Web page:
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Another Hypersonic Glide Vehicle Test by Russia

Dr Roshan Writes: The flight test of the Russian hypersonic glide vehicle last week depicts the constant endeavour by the major powers to match each other in the development of niche technologies.

Dr Roshan Writes: The flight test of the Russian hypersonic glide vehicle last week depicts the constant endeavour by the major powers to match each other in the development of niche technologies. The recent Russian test involved the launch of an SS-19 intercontinental ballistic missile from eastern Russia. They had  conducted the test last year also . According to the Jane’s report the Russians are developing this  hypersonic glide vehicle ,under its  ‘Project 4202’ programme..  The Russians had been developing new Yu-71 vehicle for several years. The main objective is to produce under Project 4202 a small number of glide vehicles by the end of the decade that may be equipped with nuclear warheads[1]. Thus they are keeping the option open, to use these vehicles either in the conventional war fighting situation or  under a nuclear scenario. Most importantly “This would give Russia the ability to deliver a guaranteed small-scale strike against a target of choice; if coupled with an ability to penetrate missile defences, Moscow would also retain the option of launching a successful single-missile attack[2].”  The Russians are also trying to diversify this technology and they are stated to be developing hypersonic cruise missiles for their naval assets. The development of this technology was started by the US through its ‘Conventional Prompt Global Strike’ program. Through these weapons they had projected that the US now has the capability to hit precisely targets anywhere in the world within a span of 30 minutes. Since then both China and the Russians are trying to develop this capability. China has already conducted number of tests and its Wu-14 hypersonic glide vehicle has been conducting extreme high-speed manoeuvres. It is alleged that the high-speed DF-ZF also could be used with conventional warheads, as part of what the Pentagon calls, “anti-access, area denial” weapons China is developing to threaten U.S. forces near China’s coasts[3].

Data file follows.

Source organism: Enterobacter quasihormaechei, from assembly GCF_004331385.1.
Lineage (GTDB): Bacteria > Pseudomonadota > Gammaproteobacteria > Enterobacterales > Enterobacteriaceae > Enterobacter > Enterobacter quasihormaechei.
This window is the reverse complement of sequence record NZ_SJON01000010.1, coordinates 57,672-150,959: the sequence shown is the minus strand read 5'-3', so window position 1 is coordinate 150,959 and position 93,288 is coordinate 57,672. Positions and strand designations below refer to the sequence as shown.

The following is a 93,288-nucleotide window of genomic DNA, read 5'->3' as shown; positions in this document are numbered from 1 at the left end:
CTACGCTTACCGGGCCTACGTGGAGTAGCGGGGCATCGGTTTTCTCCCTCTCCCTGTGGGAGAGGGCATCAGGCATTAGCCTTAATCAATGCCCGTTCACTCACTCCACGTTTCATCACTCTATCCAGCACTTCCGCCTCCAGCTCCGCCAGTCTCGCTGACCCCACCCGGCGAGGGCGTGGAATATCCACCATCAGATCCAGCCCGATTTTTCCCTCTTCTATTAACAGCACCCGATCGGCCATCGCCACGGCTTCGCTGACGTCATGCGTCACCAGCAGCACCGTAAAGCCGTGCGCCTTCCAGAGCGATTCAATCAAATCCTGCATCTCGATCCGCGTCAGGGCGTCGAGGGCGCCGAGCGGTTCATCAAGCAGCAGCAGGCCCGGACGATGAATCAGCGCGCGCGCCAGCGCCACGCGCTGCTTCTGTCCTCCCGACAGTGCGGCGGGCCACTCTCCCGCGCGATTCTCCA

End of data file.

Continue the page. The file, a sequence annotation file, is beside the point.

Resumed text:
These vehicles are important because it is believed that they can neutralise the Ballistics Missile Defense Programme. Since these vehicles move at a hypersonic speed between Mach 5 to Mach 10 (up to 7000 miles /hour), it becomes difficult for the adversary to track and target these vehicles. Also this is a challenging technology to master because it is difficult to manage the high pressure and the large amount of heat generated in the process due to the hypersonic speed which it creates. The cat and mouse game in the technology field is already playing havoc with the arms control regime; development of new domains will challenge the world further. The Americans are already thinking of countering this measure by having plans to build laser weapons to counter hypersonic threats. Missile Defense Agency Director Vice Adm. James Syring stated that “I’ve asked for $23 million to begin a low-power laser demonstrator this year to demonstrate the feasibility by 2021[4]”. All these developments are not good for the world and the sad part is that the international organisations do not have the mechanism to control the development of niche technologies by the major powers. When it comes to controlling the horizontal proliferation, a lot of synergy can be seen amongst the major powers,  but when it is the vertical proliferation which needs to be controlled than the synergy is lacking.  In all these technological demonstrations what needs to be comprehended is where does India stand? Is it trying to keep pace with these new inventions or  is it letting the technological gap to deepen?

End Notes:

[1] Gertz Bill,‘Russian Tested Hypersonic Glide Veichle in February’, The Washington Free Beacon, June 25 2015,

[2]Ibid

[3]  Gertz Bill, ‘ Russia tests Hypersonic Glide Veichle on missiles’,The Washington Free Beacon, April 22,2016

[4]Ibid

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